Lost Dimension (PS3, PS Vita [reviewed], PS TV compatible)Developer: LancarsePublisher: Atlus USA (NA), NIS America (EU)Released: July 28, 2015 (NA), August 28, 2015 (EU)MSRP: $39.99 The story begins with a man who calls himself "The End" authoring a string of deadly terror attacks and threatening to destroy the planet in 13 days unless someone can stop him. To do just that, the United Nations dispatches S.E.A.L.E.D., an elite team of teenage warriors with psychic powers. But before the final showdown, the kids must climb the villain's mysterious spire, where he awaits their arrival. The task is easier said than done, though, as the group soon discovers. During the ascent the team is locked in a room, where they learn there is a traitor in their midst whom they will need to "erase" before moving on to the next level. The task falls on central protagonist Sho Kasugai to use his visions and deductive skills to root out the traitors. When they're not pointing fingers at one another, the squad of psychics will need to work together to defeat an army of enigmatic robots that stand between them and their main objective. While the ensuing battles have been compared to those of Valkyria Chronicles, the resemblance isn't overly deep. Lost Dimension is indeed a tactical role-playing game with a similar aesthetic, but the combat here is entirely turn-based and has enough distinctive features to make it feel unique.  All of the characters have unique psychic abilities, ranging from offensive powers like telekinesis and pyrokinesis to defensive powers like healing and buffs. Using these abilities is tied to a pair of gauges, one of which is a sanity meter. In addition to managing what is essentially a mana bar, players will need to be mindful of the sanity meter, as depleting it can turn the tide of battle. Should a character run out of sanity, they will go berserk. In this state, players lose control over the character, who no longer differentiate friend from foe. It sounds bad at first, but berserk characters are extremely powerful, and utilizing them effectively is an essential strategy. Another great tactic at players' disposal in Lost Dimension is deferring, which, at the cost of a little sanity, can allow allied units to have multiple turns. This is great for taking advantage of enemy weaknesses with a powerful attacker or moving your forces across the battlefield quickly to close distance or retreat to a more defensible position. Since nearby units will assist their buddies in battle, stacking assists is another important part of the equation, netting you extra attacks for every ally in range. Of course, enemies can pull off this maneuver just as well, which can be pretty devastating. Missions are usually quick affairs, lasting around 10 minutes or so on average, which was ideal for playing the game on Vita. After they're finished, Sho will have a vision where he'll see brief glimpses into what his teammates are thinking -- which might help players identify traitors. There's another ability that should help you do this as well, which allows you to go into someone's subconscious mind and tell for sure if they're the traitor or not. Thing is, you can only use this ability three times per floor, so it's best to narrow down suspects before firing your silver bullets. Since the traitors are randomized, each experience with the game will be somewhat unique, ensuring someone's first run through the game will be different than the second. But it might be a tough sell for most to invest a couple more dozen hours in the game after seeing the credits roll. When a character is erased, they become Materia, which allows other characters to use the abilities they learned before their untimely demise. It's little things like this, and the whole tension surrounding judgement and betrayal that made Lost Dimension an enjoyable experience for me. Knowing I made a blunder early on and would have to watch one of my favorite characters betray me was something I dreaded throughout the journey. It was a huge source of dissonance, enjoying my interactions with someone that I knew was playing me and would ultimately make the final showdown with The End all the more difficult. Lost Dimension isn't particularly exceptional at anything it does, but I still really enjoyed the overall experience. It's a genuinely satisfying and memorable tactical RPG that I won't soon forget. [This review is based on a retail build of the game provided by the publisher.]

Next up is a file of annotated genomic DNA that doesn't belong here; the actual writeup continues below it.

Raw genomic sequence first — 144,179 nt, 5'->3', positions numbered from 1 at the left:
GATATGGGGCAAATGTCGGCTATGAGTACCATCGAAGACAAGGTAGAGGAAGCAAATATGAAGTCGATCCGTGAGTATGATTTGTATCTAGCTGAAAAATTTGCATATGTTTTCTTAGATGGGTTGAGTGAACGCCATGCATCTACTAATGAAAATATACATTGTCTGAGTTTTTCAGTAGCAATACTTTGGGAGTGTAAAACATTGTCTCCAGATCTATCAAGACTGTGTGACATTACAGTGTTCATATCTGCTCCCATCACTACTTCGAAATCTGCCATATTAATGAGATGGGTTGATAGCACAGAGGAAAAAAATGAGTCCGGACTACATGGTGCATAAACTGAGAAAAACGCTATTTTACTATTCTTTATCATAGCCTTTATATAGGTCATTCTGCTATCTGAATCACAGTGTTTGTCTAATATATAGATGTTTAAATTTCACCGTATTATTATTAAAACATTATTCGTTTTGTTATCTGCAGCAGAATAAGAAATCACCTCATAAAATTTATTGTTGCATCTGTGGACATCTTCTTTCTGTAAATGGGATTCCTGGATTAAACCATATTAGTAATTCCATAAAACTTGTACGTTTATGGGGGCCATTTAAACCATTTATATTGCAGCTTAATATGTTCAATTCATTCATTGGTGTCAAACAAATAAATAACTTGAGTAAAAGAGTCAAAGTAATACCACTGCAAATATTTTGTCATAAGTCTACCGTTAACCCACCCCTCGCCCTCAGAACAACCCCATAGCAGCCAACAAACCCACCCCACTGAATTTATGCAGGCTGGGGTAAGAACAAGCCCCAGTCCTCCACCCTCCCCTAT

Review: Lost Dimension photo